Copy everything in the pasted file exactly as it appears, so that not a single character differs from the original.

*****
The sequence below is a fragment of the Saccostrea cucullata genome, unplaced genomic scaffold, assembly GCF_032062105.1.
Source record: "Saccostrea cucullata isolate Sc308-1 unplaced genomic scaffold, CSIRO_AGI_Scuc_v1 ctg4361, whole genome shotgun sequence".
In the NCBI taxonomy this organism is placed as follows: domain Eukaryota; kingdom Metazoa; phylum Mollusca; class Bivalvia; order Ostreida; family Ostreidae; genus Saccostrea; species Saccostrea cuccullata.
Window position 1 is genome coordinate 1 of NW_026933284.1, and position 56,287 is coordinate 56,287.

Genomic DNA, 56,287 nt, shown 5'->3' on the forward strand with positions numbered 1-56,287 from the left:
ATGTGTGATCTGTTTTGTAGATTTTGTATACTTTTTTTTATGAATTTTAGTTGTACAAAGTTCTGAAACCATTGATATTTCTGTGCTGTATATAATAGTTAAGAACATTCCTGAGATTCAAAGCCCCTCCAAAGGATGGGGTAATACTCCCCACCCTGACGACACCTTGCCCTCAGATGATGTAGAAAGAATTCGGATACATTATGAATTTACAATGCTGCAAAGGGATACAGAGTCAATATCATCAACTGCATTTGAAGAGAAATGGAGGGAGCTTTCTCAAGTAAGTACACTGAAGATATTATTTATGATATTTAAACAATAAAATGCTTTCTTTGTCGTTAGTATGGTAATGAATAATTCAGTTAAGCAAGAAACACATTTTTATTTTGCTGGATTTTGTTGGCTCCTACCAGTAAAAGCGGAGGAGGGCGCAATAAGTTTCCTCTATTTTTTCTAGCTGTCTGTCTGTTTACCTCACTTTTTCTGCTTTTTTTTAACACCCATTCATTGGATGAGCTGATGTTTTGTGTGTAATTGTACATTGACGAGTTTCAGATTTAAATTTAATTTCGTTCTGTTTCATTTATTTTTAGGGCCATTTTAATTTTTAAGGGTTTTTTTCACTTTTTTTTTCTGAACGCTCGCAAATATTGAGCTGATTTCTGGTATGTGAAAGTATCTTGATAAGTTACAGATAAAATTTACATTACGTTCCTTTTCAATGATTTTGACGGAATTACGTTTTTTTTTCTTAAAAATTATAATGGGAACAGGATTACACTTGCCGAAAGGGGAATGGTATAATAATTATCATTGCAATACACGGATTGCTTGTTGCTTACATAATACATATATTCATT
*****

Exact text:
The sequence below is a fragment of the Saccostrea cucullata genome, unplaced genomic scaffold, assembly GCF_032062105.1.
Source record: "Saccostrea cucullata isolate Sc308-1 unplaced genomic scaffold, CSIRO_AGI_Scuc_v1 ctg4361, whole genome shotgun sequence".
In the NCBI taxonomy this organism is placed as follows: domain Eukaryota; kingdom Metazoa; phylum Mollusca; class Bivalvia; order Ostreida; family Ostreidae; genus Saccostrea; species Saccostrea cuccullata.
Window position 1 is genome coordinate 1 of NW_026933284.1, and position 56,287 is coordinate 56,287.

Genomic DNA, 56,287 nt, shown 5'->3' on the forward strand with positions numbered 1-56,287 from the left:
ATGTGTGATCTGTTTTGTAGATTTTGTATACTTTTTTTTATGAATTTTAGTTGTACAAAGTTCTGAAACCATTGATATTTCTGTGCTGTATATAATAGTTAAGAACATTCCTGAGATTCAAAGCCCCTCCAAAGGATGGGGTAATACTCCCCACCCTGACGACACCTTGCCCTCAGATGATGTAGAAAGAATTCGGATACATTATGAATTTACAATGCTGCAAAGGGATACAGAGTCAATATCATCAACTGCATTTGAAGAGAAATGGAGGGAGCTTTCTCAAGTAAGTACACTGAAGATATTATTTATGATATTTAAACAATAAAATGCTTTCTTTGTCGTTAGTATGGTAATGAATAATTCAGTTAAGCAAGAAACACATTTTTATTTTGCTGGATTTTGTTGGCTCCTACCAGTAAAAGCGGAGGAGGGCGCAATAAGTTTCCTCTATTTTTTCTAGCTGTCTGTCTGTTTACCTCACTTTTTCTGCTTTTTTTTAACACCCATTCATTGGATGAGCTGATGTTTTGTGTGTAATTGTACATTGACGAGTTTCAGATTTAAATTTAATTTCGTTCTGTTTCATTTATTTTTAGGGCCATTTTAATTTTTAAGGGTTTTTTTCACTTTTTTTTTCTGAACGCTCGCAAATATTGAGCTGATTTCTGGTATGTGAAAGTATCTTGATAAGTTACAGATAAAATTTACATTACGTTCCTTTTCAATGATTTTGACGGAATTACGTTTTTTTTTCTTAAAAATTATAATGGGAACAGGATTACACTTGCCGAAAGGGGAATGGTATAATAATTATCATTGCAATACACGGATTGCTTGTTGCTTACATAATACATATATTCATT